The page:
What is Hood Vektron?

This is a question I am always asked when talking sails with customers, so I thought I’d make it easy and prepare a brief bio on Hood Woven Vektron.

Is woven sailcloth comprised of high tenacity polyester fiber co-mingled with Vectran® fiber in the fill direction (i.e. up the leech)

Sails made from Hood Vektron are:

  • White in color, in their natural finish
  • The panel layout is cross cut
  • They “look” like Dacron sails
  • The fabric is extremely stable* see below.
  • A single layer material, woven, with no Mylar films (which is where mildew breeds)
  • There is a light gold pinstripe on roughly 8 mm centers on the fabrics, functionally invisible unless you pick the sail up and look at it up close.
  • Resistant to all the various chemicals, abuses (chafe), UV, flex (flogging) and the rest of the tests we all put our sails through.

Fiber is one of the 8 fibers the sail making industry uses to make fabric/sails. It is the only one, apart from polyester (and nylon which is not relative to this discussion) that can:

  • Be woven
  • AND: Withstand weaving & the stresses weaving imparts on the fibers.
  • AND: Has sufficient strength, stretch resistance, recovery, flexibility, abrasion resistance, UV exposure and the other characteristics that fibers intended for use on boats (as sails) to make its employment in sailcloth worth the effort.
  • AND: Has a “reasonable” cost in the spectrum of sail fibers. It is more expensive than polyester but less than the others: Kevlar, Technora, Spectra/Dyneema etc.
  • AND: Very importantly, it has a high resistance to heat. This aspect is very important in the manufacture of Hood woven Vektron.

The process of weaving polyester fibers into Dacron sailcloth is fairly straightforward. Yarns of fibers are introduced to each other at right angles. There are a number of stages and actions going on at the same time that are not germane to this essay. At the conclusion of the weaving, the raw woven fabric, (called greige –Grey – goods) are treated in various ways depending on the end use of the fabric. This is commonly called “finishing”.

One stage that all woven fabrics pass through is exposure to high heat and pressure. One of the key characteristics of polyester that make it so versatile in the manufacture of Dacron sailcloth is its propensity to shrink when heated. The practical aspect of this is that, after the fabric is woven as tightly as possible on the loom, it is then heated and it shrinks and becomes even more tightly knit together, “finished” as the cloth guys call it. This tightness varies greatly based on all manner of issues and so the cost per meter of Dacron varies as much as 100%.

The basic stages in weaving what becomes Hood VEKTRON fabric are broadly similar as for “regular” Dacron, but there are a few extra stages that take extra time & so make Vektron more expensive per produced yard. The greatest benefit to boat owners of this Vektron fabric is that the fabric is even tighter in the finish than the most expensive Dacron.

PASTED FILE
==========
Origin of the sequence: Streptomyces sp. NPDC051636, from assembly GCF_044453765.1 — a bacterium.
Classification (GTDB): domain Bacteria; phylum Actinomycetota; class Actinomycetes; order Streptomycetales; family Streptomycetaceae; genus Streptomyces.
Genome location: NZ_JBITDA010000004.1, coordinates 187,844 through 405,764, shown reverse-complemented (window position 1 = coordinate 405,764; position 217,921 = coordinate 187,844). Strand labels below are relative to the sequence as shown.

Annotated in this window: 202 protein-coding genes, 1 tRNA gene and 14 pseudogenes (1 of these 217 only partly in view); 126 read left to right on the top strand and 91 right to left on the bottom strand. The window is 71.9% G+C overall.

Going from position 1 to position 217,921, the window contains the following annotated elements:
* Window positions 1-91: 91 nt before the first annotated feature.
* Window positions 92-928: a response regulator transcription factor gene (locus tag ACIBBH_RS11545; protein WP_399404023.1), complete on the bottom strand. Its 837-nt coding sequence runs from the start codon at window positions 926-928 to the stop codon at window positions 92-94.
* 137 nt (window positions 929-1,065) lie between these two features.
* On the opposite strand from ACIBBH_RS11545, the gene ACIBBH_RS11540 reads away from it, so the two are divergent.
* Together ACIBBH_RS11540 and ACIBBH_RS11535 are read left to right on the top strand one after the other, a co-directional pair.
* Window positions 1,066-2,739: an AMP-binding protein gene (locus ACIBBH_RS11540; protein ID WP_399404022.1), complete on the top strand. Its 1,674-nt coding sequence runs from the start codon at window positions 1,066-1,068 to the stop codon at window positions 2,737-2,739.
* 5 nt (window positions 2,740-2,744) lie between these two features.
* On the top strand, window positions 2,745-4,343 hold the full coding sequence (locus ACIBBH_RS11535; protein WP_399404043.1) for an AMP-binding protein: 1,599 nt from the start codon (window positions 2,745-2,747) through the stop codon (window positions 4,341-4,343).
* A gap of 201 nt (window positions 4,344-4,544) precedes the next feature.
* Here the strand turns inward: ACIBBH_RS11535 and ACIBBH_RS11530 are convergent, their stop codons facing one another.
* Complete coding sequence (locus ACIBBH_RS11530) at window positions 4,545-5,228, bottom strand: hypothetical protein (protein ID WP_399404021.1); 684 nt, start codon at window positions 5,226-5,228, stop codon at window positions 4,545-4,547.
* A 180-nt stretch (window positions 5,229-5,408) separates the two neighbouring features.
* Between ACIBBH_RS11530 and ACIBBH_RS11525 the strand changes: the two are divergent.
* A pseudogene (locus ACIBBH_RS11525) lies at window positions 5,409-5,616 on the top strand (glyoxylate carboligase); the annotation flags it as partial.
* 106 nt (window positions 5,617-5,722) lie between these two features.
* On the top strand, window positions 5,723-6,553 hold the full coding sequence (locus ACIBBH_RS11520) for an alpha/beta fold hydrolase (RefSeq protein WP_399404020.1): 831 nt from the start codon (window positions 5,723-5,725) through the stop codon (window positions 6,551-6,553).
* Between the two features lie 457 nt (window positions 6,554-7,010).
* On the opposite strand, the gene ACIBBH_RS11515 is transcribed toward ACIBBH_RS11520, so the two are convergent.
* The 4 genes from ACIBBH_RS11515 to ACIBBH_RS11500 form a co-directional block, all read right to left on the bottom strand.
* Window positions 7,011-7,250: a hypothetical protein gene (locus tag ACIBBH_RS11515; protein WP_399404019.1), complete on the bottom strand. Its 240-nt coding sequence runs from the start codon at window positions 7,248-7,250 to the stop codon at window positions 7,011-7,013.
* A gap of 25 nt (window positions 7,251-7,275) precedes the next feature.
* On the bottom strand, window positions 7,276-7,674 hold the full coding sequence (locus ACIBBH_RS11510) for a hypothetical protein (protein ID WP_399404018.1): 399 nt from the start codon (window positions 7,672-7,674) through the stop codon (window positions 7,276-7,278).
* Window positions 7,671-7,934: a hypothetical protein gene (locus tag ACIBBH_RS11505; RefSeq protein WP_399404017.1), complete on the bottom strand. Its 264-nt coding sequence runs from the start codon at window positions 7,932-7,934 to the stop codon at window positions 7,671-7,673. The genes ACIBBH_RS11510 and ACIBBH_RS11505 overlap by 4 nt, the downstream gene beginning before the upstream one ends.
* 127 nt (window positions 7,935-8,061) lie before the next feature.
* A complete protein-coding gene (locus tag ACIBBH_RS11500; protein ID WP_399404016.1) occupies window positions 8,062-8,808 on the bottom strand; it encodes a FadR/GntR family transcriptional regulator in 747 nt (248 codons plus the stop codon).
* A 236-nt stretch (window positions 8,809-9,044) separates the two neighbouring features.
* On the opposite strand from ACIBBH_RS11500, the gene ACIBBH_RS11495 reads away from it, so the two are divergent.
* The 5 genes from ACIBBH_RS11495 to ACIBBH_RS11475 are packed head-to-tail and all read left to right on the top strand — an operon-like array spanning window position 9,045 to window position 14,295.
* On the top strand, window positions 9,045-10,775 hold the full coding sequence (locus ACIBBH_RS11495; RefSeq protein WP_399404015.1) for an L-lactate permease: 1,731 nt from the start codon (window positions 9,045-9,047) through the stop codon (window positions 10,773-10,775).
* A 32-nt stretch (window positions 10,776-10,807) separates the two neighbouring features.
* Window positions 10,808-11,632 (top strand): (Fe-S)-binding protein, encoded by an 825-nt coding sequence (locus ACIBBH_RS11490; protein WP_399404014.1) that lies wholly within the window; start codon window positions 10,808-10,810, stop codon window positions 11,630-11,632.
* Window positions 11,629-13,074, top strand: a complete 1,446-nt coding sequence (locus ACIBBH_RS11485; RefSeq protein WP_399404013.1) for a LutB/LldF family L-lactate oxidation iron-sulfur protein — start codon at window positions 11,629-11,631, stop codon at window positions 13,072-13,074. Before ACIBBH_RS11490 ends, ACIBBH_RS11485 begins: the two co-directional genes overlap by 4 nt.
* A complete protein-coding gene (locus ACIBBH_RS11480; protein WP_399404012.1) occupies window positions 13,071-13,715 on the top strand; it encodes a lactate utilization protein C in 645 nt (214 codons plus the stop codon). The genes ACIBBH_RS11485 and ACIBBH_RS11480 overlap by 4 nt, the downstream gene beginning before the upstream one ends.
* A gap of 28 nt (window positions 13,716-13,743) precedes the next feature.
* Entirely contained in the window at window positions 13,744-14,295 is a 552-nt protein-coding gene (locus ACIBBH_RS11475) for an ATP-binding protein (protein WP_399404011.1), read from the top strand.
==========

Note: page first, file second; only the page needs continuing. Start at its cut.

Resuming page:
Try this test: Grasp a table napkin, or similar woven fabric. Along the direction of the fibers, pull it apart. Now, pull it apart on an axis that is at 45 degrees to the first. It is stretches more for the same load. It is this so-called bias stretch that is important in the manufacture of sails and sail fabric. The less bias stretch there is in a fabric, the longer the sail’s shape will remain as the designer intended it.


  1. Sails made from Hood woven Vektron can commonly be made from a cloth weight 1-3 ounces lighter than the “same service” Dacron. For example, a mainsail for a 35 footer in 7.5oz. Dacron can use 6.0oz. Vektron. A sail that needed 9.0oz. in Dacron can use 7.0oz. Vektron.
  2. They are more stretch resistant, not only on the bias, but also in the fill and warp.
  3. They are way less susceptible to mildew.
  4. There is no Mylar film to de-laminate.
  5. They are thinner in the cross section, so less problematic when being used within-mast furling, especially with todays masts where the cavities are small(er)relative to the original Hood spars.
  6. They have a softer “hand.” They are easier to handle, flake, fold and so on, thanlaminates.
  7. In applications like classic yachts, they can have traditional cross cut sails, evenwith narrow panels, if desired, and so keep the original visual appearance of theboat. They can be dyed to enhance this look too.
  8. Vektron sails make a very viable alternative to the low-key Wednesday racerthan more expensive and less durable laminated sails.
  9. Vektron sails, being cross-cut design, can be re-cut over time, just like in the olddays.
  10. And crosscut is a preferable way to design RF headsails or in-mast sails that are to be reefed.

Vektron is a better value product. It offers more performance, durability, ease of handling, less potential for damage and overall better value for most sailors.